Israel wandered in the wilderness, then entered Canaan and celebrated the Passover 40 years after the first Passover in Egypt (Joshua 5:6-10), in about 1405 BC. It appears from the book of Joshua that Jericho and Ai fell quickly, but other campaigns were longer.
Joshua 11:18 says, “Joshua made war a long time with all those kings.” In Deuteronomy 7:22, the Lord had said conquest would be slow enough for them to multiply in numbers and fill the land, so the events of Joshua cover an extended time. Joshua was a young man under Moses (Numbers 11:28), and died at the age of 110 (Judges 2:8), so he probably led Israel for 40-50 years. The conquest of Canaan, then, was from around 1405 BC to perhaps sometime between 1380 and 1360 BC — and Jerusalem was not completely under Israelite control until the time of David.
The Amarna letters certainly include letters written in the reign of Amenhotep III (1390-1350 BC), though a few may be even earlier, and Amenhotep IV (who changed his name to Akhenaten, 1350-1335 BC). So the dates match — conquest from about 1405-1370, Amarna letters from about 1390-1335, during the latter part of Joshua’s conquest and its immediate aftermath. That won’t conclusively prove to a skeptic that the Habiru of the letters were the Hebrews of the Bible — but it fits.
If These “Habiru” WEREN’T “Hebrew…”
…Amarna’s letters still tell of general conditions in Canaan near the time of the invasion that fit with the Biblical record. Pharaoh was not helping his allies / vassals, as Habiru and Hittites took Egyptian holdings. Perhaps Egypt was still weakened after losing so many chariots (Exodus 14). Perhaps after Egypt’s experiences with Israel and their God, they simply wouldn’t send troops anywhere near them. We don’t know the reasons for Pharaoh’s behaviour, but it fits what we would expect from the Biblical account.
The cities of the land were not united, as is evident in the letters, and Joshua shows them as independents who form small alliances, rather than a grand coalition against Israel. Joshua feared such a coalition (Joshua 7:8-9), but it never materialised, just as we would expect from the letters.
If These “Habiru” WERE “Hebrew…”
…many things fit, much more than just the sound of the names and the time-frame.
- The fear, and the wide-scale success of the Habiru, fits a large invasion, much more in keeping with the invasion led by Joshua than with scattered nomadic groups carrying out isolated raids.
- The cities of Megiddo, Askalon, and Gezer did not fall in the early part of the invasion, as recorded in Joshua — and they wrote to Pharaoh.
- There are no letters from major cities such as Jericho (Joshua 6) and Hebron (Joshua 10). By the time of these letters, there was no one in those cities left to write….
- Abdi-Heba of Jerusalem was able to write, and Jerusalem was not taken in Joshua’s time (Joshua 15:63).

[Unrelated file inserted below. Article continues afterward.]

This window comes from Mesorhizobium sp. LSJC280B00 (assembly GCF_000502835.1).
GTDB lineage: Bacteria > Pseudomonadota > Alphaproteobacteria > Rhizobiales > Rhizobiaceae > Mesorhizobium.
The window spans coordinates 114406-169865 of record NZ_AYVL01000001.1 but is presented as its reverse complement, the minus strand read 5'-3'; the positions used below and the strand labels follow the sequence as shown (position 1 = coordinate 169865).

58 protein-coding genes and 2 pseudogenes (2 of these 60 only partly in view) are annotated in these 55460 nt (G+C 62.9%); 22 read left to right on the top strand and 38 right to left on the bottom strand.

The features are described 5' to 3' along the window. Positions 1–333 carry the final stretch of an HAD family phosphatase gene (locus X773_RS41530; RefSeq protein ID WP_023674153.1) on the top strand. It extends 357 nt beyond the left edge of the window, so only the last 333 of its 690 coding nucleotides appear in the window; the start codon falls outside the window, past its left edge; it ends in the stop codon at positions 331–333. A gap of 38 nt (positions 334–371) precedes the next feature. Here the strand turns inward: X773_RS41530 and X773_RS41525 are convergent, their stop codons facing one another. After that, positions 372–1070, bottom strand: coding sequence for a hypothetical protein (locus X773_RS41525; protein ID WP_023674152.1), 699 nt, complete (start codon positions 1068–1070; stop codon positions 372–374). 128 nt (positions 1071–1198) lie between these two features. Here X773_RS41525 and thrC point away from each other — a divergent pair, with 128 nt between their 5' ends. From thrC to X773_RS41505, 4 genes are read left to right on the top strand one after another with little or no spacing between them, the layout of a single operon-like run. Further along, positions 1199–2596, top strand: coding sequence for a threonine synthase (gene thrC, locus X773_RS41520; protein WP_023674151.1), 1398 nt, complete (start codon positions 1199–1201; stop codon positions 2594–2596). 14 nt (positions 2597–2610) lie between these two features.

- Abdi-Heba was outspoken on Pharaoh’s behalf, which perhaps fits with a prior king of Jerusalem initiating a coalition against Israel (Joshua 10:1-4). Also, his great fear may be in part due to his city already having lost an army and a king (Joshua 10).
- Gibeon was a major city, but sent no letters — it had “gone Habiru” (Joshua 9) early in the campaign. Some letters complained of Pharaoh’s allies going over to the Habiru, exactly the type of response we would expect when we read Joshua 10:1-4.
- Gezer asked for help, but later Abdi-Heba says Gezer has given the land to the Habiru (EA 287 and EA 290). Joshua 16:10 indicates some kind of peace agreement took place with the Canaanites of Gezer, which perhaps triggered Abd-Heba’s complaint.
- The events of Joshua 8:30-35 took place near Shechem, apparently with no attack by the people of Shechem — perhaps the basis of accusations of collaboration against Labaya of Shechem.
“Get Me Away From the ‘Apiru!”
As is so often true with the “fog of history” we have no absolute proof that the Amarna Letters describe the conquest of the Hebrews under Joshua. But the parallels between the letters and the Biblical account are many. Thus, you can go to the Museum and see the letter pictured above, in which Yapahu revealed the terror of the Canaanites:
May the king, my lord, the Sun from the sky, take thought for his land. Since the ‘Apiru are stronger than we, may the king, my lord, (g)ive me his help, and may the king, my lord, get me away from the ‘Apiru lest the ‘Apiru destroy us.
And then, you can open your Bible and read of similar terror in passages like this:
…I know that the LORD hath given you the land, and that your terror is fallen upon us, and that all the inhabitants of the land faint because of you.
And it came to pass, when all the kings of the Amorites, which were on the side of Jordan westward, and all the kings of the Canaanites, which were by the sea, heard that the LORD had dried up the waters of Jordan from before the children of Israel, until we were passed over, that their heart melted, neither was there spirit in them any more, because of the children of Israel.
…we were sore afraid of our lives because of you….
1 Now it came to pass, when Adonizedek king of Jerusalem had heard how Joshua had taken Ai, and had utterly destroyed it; as he had done to Jericho and her king, so he had done to Ai and her king; and how the inhabitants of Gibeon had made peace with Israel, and were among them;
2 That they feared greatly, because Gibeon was a great city, as one of the royal cities, and because it was greater than Ai, and all the men thereof were mighty.
“Get me away from the ‘Apiru”? Perhaps. But you can never get away from the God of the Hebrews….
Companion post: The “Heretical” Pharaoh of Amarna
Sources for the British Museum series:
- T.C. Mitchell, The Bible in the British Museum: Interpreting the Evidence
- Peter Masters, Heritage of Evidence in the British Museum
- Brian Edwards and Clive Anderson, Through the British Museum with the Bible
Summary post for the series, with links to other articles on Bible-related artefacts:
The Bible in the British Museum